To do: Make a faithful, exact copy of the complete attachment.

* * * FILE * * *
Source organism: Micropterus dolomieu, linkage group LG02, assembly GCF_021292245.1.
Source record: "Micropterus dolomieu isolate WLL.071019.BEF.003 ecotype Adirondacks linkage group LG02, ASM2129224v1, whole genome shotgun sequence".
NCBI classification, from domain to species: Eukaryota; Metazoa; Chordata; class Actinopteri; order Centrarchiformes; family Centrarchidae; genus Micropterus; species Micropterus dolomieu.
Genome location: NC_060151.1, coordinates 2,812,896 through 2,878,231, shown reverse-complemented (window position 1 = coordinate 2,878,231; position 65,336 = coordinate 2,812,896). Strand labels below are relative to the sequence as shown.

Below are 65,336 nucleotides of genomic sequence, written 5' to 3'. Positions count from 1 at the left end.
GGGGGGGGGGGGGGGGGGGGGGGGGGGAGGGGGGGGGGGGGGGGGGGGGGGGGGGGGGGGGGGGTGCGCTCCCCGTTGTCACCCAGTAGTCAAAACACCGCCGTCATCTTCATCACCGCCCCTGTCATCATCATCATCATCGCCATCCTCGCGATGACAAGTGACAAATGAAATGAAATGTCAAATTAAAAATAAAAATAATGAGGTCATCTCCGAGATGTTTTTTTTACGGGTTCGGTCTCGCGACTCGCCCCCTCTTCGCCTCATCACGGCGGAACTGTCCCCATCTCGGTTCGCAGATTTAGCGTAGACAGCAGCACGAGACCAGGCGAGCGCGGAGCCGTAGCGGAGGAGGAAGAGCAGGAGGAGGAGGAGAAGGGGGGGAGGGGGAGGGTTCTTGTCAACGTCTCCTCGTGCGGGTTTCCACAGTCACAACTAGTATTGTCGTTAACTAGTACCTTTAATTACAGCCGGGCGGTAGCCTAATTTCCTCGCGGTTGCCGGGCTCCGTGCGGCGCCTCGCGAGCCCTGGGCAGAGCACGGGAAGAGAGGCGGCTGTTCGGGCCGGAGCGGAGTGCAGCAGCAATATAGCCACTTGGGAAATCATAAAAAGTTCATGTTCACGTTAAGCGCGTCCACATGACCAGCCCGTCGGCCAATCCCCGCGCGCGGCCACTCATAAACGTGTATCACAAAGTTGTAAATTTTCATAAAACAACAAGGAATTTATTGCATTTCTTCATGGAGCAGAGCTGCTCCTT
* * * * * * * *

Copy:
Source organism: Micropterus dolomieu, linkage group LG02, assembly GCF_021292245.1.
Source record: "Micropterus dolomieu isolate WLL.071019.BEF.003 ecotype Adirondacks linkage group LG02, ASM2129224v1, whole genome shotgun sequence".
NCBI classification, from domain to species: Eukaryota; Metazoa; Chordata; class Actinopteri; order Centrarchiformes; family Centrarchidae; genus Micropterus; species Micropterus dolomieu.
Genome location: NC_060151.1, coordinates 2,812,896 through 2,878,231, shown reverse-complemented (window position 1 = coordinate 2,878,231; position 65,336 = coordinate 2,812,896). Strand labels below are relative to the sequence as shown.

Below are 65,336 nucleotides of genomic sequence, written 5' to 3'. Positions count from 1 at the left end.
GGGGGGGGGGGGGGGGGGGGGGGGGGGAGGGGGGGGGGGGGGGGGGGGGGGGGGGGGGGGGGGGTGCGCTCCCCGTTGTCACCCAGTAGTCAAAACACCGCCGTCATCTTCATCACCGCCCCTGTCATCATCATCATCATCGCCATCCTCGCGATGACAAGTGACAAATGAAATGAAATGTCAAATTAAAAATAAAAATAATGAGGTCATCTCCGAGATGTTTTTTTTACGGGTTCGGTCTCGCGACTCGCCCCCTCTTCGCCTCATCACGGCGGAACTGTCCCCATCTCGGTTCGCAGATTTAGCGTAGACAGCAGCACGAGACCAGGCGAGCGCGGAGCCGTAGCGGAGGAGGAAGAGCAGGAGGAGGAGGAGAAGGGGGGGAGGGGGAGGGTTCTTGTCAACGTCTCCTCGTGCGGGTTTCCACAGTCACAACTAGTATTGTCGTTAACTAGTACCTTTAATTACAGCCGGGCGGTAGCCTAATTTCCTCGCGGTTGCCGGGCTCCGTGCGGCGCCTCGCGAGCCCTGGGCAGAGCACGGGAAGAGAGGCGGCTGTTCGGGCCGGAGCGGAGTGCAGCAGCAATATAGCCACTTGGGAAATCATAAAAAGTTCATGTTCACGTTAAGCGCGTCCACATGACCAGCCCGTCGGCCAATCCCCGCGCGCGGCCACTCATAAACGTGTATCACAAAGTTGTAAATTTTCATAAAACAACAAGGAATTTATTGCATTTCTTCATGGAGCAGAGCTGCTCCTT